If you’re concerned about what your baby sticks in his mouth, add his bottle to the list.
That’s the message behind the Child-Safe Chemicals Act, a proposed Illinois law that would outlaw baby bottles, sippy cups and any other children’s food containers that contain the chemical bisphenol-A.
BPA is found in polycarbonate plastic, used to manufacture baby and water bottles, DVDs and electronics, and epoxy resins, used to coat the inside of food and beverage cans.
Max Muller, program director of Environment Illinois, says studies have shown that BPA mimics estrogen and can disrupt human development. Everyone comes into contact with the chemical, he explains, but infants are more susceptible to BPA and its effects.
“Ninety-five percent of baby bottles on the market are made with this,” Muller says. “Children’s daily exposure to BPA is up to 20 times higher than most adults, in part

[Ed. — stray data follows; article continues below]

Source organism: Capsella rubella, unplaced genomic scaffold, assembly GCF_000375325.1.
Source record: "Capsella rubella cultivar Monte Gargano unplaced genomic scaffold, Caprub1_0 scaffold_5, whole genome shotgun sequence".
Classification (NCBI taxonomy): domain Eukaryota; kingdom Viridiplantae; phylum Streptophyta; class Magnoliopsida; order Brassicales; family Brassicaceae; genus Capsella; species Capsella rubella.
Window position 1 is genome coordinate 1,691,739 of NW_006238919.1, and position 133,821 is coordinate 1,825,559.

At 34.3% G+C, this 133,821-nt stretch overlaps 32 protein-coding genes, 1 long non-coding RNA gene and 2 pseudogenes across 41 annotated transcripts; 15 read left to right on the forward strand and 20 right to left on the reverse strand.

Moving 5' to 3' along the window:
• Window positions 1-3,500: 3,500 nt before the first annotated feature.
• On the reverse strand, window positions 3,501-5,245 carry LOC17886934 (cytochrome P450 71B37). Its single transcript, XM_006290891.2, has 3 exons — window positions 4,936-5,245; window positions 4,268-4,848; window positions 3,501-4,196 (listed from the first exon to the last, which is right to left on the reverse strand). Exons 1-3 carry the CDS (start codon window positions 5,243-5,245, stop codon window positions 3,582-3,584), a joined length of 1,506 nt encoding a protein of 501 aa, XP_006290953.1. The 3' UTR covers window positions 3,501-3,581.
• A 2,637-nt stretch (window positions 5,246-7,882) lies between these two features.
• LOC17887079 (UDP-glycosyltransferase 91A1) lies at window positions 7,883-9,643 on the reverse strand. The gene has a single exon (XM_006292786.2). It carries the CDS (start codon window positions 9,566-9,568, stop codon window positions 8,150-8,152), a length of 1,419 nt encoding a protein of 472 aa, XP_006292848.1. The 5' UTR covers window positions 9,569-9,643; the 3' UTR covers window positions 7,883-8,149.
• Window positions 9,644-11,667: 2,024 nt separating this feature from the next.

because such a large portion of their food comes from containers made with BPA.”
Sunoco, a major gas and chemical manufacturer, announced earlier this month that it would no longer sell BPA to companies that use the chemical to make food and water containers for children under 3 years old. Six major manufacturers, including Playtex Products, Gerber, and Evenflow, and national retailers like Wal-mart and Babies “R” Us have also decided to stop the sale and distribution of baby products containing BPA.